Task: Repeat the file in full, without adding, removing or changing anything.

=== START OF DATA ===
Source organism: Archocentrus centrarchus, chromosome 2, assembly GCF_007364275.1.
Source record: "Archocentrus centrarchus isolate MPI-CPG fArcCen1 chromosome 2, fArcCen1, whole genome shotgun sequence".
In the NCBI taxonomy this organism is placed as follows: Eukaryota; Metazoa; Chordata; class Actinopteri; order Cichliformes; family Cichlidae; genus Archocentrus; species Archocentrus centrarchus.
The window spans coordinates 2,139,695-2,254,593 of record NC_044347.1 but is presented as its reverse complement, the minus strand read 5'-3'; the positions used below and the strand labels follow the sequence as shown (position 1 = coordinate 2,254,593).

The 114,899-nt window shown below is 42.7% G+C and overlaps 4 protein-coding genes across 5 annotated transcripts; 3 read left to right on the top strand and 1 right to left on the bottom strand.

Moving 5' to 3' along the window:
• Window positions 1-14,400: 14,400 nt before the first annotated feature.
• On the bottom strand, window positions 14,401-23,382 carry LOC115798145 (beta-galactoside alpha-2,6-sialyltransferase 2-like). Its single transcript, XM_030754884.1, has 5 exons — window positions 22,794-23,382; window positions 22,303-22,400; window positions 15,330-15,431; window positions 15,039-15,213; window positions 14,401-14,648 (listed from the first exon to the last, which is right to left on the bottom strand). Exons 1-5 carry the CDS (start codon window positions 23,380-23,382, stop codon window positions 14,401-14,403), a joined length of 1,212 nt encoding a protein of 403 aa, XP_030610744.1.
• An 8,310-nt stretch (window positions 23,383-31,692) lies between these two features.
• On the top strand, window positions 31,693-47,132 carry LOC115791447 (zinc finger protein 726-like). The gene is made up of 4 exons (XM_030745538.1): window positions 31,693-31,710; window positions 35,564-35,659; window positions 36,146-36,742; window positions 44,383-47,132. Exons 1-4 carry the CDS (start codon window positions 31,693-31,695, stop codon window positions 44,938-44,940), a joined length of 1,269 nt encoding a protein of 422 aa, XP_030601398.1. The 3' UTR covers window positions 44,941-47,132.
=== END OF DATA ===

Source organism: Archocentrus centrarchus, chromosome 2, assembly GCF_007364275.1.
Source record: "Archocentrus centrarchus isolate MPI-CPG fArcCen1 chromosome 2, fArcCen1, whole genome shotgun sequence".
In the NCBI taxonomy this organism is placed as follows: Eukaryota; Metazoa; Chordata; class Actinopteri; order Cichliformes; family Cichlidae; genus Archocentrus; species Archocentrus centrarchus.
The window spans coordinates 2,139,695-2,254,593 of record NC_044347.1 but is presented as its reverse complement, the minus strand read 5'-3'; the positions used below and the strand labels follow the sequence as shown (position 1 = coordinate 2,254,593).

The 114,899-nt window shown below is 42.7% G+C and overlaps 4 protein-coding genes across 5 annotated transcripts; 3 read left to right on the top strand and 1 right to left on the bottom strand.

Moving 5' to 3' along the window:
• Window positions 1-14,400: 14,400 nt before the first annotated feature.
• On the bottom strand, window positions 14,401-23,382 carry LOC115798145 (beta-galactoside alpha-2,6-sialyltransferase 2-like). Its single transcript, XM_030754884.1, has 5 exons — window positions 22,794-23,382; window positions 22,303-22,400; window positions 15,330-15,431; window positions 15,039-15,213; window positions 14,401-14,648 (listed from the first exon to the last, which is right to left on the bottom strand). Exons 1-5 carry the CDS (start codon window positions 23,380-23,382, stop codon window positions 14,401-14,403), a joined length of 1,212 nt encoding a protein of 403 aa, XP_030610744.1.
• An 8,310-nt stretch (window positions 23,383-31,692) lies between these two features.
• On the top strand, window positions 31,693-47,132 carry LOC115791447 (zinc finger protein 726-like). The gene is made up of 4 exons (XM_030745538.1): window positions 31,693-31,710; window positions 35,564-35,659; window positions 36,146-36,742; window positions 44,383-47,132. Exons 1-4 carry the CDS (start codon window positions 31,693-31,695, stop codon window positions 44,938-44,940), a joined length of 1,269 nt encoding a protein of 422 aa, XP_030601398.1. The 3' UTR covers window positions 44,941-47,132.